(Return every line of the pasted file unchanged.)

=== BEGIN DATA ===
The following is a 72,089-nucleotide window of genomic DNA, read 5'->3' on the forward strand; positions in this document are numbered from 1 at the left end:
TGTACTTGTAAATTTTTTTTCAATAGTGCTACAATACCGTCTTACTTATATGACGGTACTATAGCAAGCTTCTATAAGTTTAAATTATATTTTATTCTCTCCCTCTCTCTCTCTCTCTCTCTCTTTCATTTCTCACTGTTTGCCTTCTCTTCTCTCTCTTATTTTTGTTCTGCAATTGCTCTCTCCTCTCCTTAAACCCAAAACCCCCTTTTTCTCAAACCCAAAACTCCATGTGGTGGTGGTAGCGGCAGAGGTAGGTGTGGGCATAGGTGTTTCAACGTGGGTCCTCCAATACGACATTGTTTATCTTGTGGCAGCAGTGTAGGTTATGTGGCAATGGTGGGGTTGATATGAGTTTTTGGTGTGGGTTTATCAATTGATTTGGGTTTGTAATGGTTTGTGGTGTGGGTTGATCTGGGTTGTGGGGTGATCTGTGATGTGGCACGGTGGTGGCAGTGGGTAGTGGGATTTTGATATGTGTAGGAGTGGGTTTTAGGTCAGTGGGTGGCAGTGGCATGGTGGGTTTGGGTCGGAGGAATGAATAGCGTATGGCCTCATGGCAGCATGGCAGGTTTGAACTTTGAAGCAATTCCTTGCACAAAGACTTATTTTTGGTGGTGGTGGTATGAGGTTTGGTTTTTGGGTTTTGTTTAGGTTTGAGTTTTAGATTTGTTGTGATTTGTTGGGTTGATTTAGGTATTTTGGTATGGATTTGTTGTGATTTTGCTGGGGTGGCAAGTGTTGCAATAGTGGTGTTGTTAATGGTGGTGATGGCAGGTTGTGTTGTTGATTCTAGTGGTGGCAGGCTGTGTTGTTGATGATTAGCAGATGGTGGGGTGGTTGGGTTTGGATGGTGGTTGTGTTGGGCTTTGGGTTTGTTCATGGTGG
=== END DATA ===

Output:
The following is a 72,089-nucleotide window of genomic DNA, read 5'->3' on the forward strand; positions in this document are numbered from 1 at the left end:
TGTACTTGTAAATTTTTTTTCAATAGTGCTACAATACCGTCTTACTTATATGACGGTACTATAGCAAGCTTCTATAAGTTTAAATTATATTTTATTCTCTCCCTCTCTCTCTCTCTCTCTCTCTTTCATTTCTCACTGTTTGCCTTCTCTTCTCTCTCTTATTTTTGTTCTGCAATTGCTCTCTCCTCTCCTTAAACCCAAAACCCCCTTTTTCTCAAACCCAAAACTCCATGTGGTGGTGGTAGCGGCAGAGGTAGGTGTGGGCATAGGTGTTTCAACGTGGGTCCTCCAATACGACATTGTTTATCTTGTGGCAGCAGTGTAGGTTATGTGGCAATGGTGGGGTTGATATGAGTTTTTGGTGTGGGTTTATCAATTGATTTGGGTTTGTAATGGTTTGTGGTGTGGGTTGATCTGGGTTGTGGGGTGATCTGTGATGTGGCACGGTGGTGGCAGTGGGTAGTGGGATTTTGATATGTGTAGGAGTGGGTTTTAGGTCAGTGGGTGGCAGTGGCATGGTGGGTTTGGGTCGGAGGAATGAATAGCGTATGGCCTCATGGCAGCATGGCAGGTTTGAACTTTGAAGCAATTCCTTGCACAAAGACTTATTTTTGGTGGTGGTGGTATGAGGTTTGGTTTTTGGGTTTTGTTTAGGTTTGAGTTTTAGATTTGTTGTGATTTGTTGGGTTGATTTAGGTATTTTGGTATGGATTTGTTGTGATTTTGCTGGGGTGGCAAGTGTTGCAATAGTGGTGTTGTTAATGGTGGTGATGGCAGGTTGTGTTGTTGATTCTAGTGGTGGCAGGCTGTGTTGTTGATGATTAGCAGATGGTGGGGTGGTTGGGTTTGGATGGTGGTTGTGTTGGGCTTTGGGTTTGTTCATGGTGG